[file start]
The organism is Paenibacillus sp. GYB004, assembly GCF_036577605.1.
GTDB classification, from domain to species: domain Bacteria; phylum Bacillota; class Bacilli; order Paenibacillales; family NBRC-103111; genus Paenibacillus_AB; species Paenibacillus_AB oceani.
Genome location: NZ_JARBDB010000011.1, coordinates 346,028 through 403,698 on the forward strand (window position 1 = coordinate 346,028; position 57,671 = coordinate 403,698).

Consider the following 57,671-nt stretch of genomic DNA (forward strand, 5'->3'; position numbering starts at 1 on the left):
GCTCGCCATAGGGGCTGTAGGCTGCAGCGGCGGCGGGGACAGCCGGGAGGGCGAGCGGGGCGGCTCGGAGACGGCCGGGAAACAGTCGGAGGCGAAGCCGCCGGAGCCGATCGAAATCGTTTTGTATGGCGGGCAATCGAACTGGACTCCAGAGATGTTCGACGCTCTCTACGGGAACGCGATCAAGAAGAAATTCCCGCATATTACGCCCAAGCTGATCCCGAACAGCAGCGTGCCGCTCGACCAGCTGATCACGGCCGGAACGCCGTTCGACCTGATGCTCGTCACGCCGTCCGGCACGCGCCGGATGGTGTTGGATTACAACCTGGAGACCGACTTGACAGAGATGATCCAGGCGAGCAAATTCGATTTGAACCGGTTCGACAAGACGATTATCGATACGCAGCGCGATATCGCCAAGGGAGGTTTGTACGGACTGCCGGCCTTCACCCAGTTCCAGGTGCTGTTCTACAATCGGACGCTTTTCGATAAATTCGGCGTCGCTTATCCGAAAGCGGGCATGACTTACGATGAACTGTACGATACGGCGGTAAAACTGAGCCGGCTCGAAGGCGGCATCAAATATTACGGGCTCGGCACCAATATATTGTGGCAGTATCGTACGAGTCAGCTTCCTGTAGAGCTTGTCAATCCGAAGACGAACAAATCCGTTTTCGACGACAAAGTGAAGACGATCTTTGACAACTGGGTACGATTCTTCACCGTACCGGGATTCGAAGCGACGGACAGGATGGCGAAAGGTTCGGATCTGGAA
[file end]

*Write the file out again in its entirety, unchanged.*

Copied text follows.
The organism is Paenibacillus sp. GYB004, assembly GCF_036577605.1.
GTDB classification, from domain to species: domain Bacteria; phylum Bacillota; class Bacilli; order Paenibacillales; family NBRC-103111; genus Paenibacillus_AB; species Paenibacillus_AB oceani.
Genome location: NZ_JARBDB010000011.1, coordinates 346,028 through 403,698 on the forward strand (window position 1 = coordinate 346,028; position 57,671 = coordinate 403,698).

Consider the following 57,671-nt stretch of genomic DNA (forward strand, 5'->3'; position numbering starts at 1 on the left):
GCTCGCCATAGGGGCTGTAGGCTGCAGCGGCGGCGGGGACAGCCGGGAGGGCGAGCGGGGCGGCTCGGAGACGGCCGGGAAACAGTCGGAGGCGAAGCCGCCGGAGCCGATCGAAATCGTTTTGTATGGCGGGCAATCGAACTGGACTCCAGAGATGTTCGACGCTCTCTACGGGAACGCGATCAAGAAGAAATTCCCGCATATTACGCCCAAGCTGATCCCGAACAGCAGCGTGCCGCTCGACCAGCTGATCACGGCCGGAACGCCGTTCGACCTGATGCTCGTCACGCCGTCCGGCACGCGCCGGATGGTGTTGGATTACAACCTGGAGACCGACTTGACAGAGATGATCCAGGCGAGCAAATTCGATTTGAACCGGTTCGACAAGACGATTATCGATACGCAGCGCGATATCGCCAAGGGAGGTTTGTACGGACTGCCGGCCTTCACCCAGTTCCAGGTGCTGTTCTACAATCGGACGCTTTTCGATAAATTCGGCGTCGCTTATCCGAAAGCGGGCATGACTTACGATGAACTGTACGATACGGCGGTAAAACTGAGCCGGCTCGAAGGCGGCATCAAATATTACGGGCTCGGCACCAATATATTGTGGCAGTATCGTACGAGTCAGCTTCCTGTAGAGCTTGTCAATCCGAAGACGAACAAATCCGTTTTCGACGACAAAGTGAAGACGATCTTTGACAACTGGGTACGATTCTTCACCGTACCGGGATTCGAAGCGACGGACAGGATGGCGAAAGGTTCGGATCTGGAA